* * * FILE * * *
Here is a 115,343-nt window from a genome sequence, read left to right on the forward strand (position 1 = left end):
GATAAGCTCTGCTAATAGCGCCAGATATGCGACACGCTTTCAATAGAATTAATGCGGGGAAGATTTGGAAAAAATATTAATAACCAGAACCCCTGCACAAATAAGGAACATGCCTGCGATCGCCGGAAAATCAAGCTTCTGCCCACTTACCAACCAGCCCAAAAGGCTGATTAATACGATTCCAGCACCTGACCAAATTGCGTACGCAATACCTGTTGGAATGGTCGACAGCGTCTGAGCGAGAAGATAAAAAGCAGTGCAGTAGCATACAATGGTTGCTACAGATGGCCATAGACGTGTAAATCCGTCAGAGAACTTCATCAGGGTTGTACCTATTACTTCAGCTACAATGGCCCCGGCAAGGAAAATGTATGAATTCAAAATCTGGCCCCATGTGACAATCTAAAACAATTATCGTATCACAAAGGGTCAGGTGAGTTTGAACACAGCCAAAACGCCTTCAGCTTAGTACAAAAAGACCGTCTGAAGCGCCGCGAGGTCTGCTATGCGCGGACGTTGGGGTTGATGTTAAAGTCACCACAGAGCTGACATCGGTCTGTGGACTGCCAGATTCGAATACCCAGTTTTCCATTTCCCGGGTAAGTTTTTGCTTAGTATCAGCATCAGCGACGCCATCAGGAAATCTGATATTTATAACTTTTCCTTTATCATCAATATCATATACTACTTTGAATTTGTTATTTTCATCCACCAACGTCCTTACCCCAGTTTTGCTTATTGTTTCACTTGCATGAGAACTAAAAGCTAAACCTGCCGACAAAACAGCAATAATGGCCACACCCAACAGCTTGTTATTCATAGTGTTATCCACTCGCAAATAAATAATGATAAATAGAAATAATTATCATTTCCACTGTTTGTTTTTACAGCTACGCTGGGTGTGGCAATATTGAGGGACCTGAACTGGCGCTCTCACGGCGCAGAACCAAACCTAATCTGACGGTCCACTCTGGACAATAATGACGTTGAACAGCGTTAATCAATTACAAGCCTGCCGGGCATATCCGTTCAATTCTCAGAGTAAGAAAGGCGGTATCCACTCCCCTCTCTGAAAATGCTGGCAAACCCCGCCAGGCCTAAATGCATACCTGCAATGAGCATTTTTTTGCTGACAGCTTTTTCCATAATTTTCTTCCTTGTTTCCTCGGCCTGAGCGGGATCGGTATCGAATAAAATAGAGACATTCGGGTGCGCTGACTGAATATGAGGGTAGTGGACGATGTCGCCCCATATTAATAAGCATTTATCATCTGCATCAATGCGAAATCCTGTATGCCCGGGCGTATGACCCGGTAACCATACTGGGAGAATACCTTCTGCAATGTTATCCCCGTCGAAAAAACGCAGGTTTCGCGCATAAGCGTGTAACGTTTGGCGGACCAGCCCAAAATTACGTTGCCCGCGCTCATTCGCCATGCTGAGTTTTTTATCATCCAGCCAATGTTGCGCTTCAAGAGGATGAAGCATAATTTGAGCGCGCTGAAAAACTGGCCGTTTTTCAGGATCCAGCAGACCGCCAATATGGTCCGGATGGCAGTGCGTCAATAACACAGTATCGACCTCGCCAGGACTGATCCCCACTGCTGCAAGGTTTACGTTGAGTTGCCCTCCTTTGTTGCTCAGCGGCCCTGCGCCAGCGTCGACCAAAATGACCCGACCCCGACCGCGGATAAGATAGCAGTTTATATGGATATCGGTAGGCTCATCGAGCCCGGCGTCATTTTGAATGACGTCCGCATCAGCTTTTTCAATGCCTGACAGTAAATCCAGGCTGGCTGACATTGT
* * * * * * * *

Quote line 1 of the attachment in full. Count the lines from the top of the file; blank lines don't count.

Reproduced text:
Here is a 115,343-nt window from a genome sequence, read left to right on the forward strand (position 1 = left end):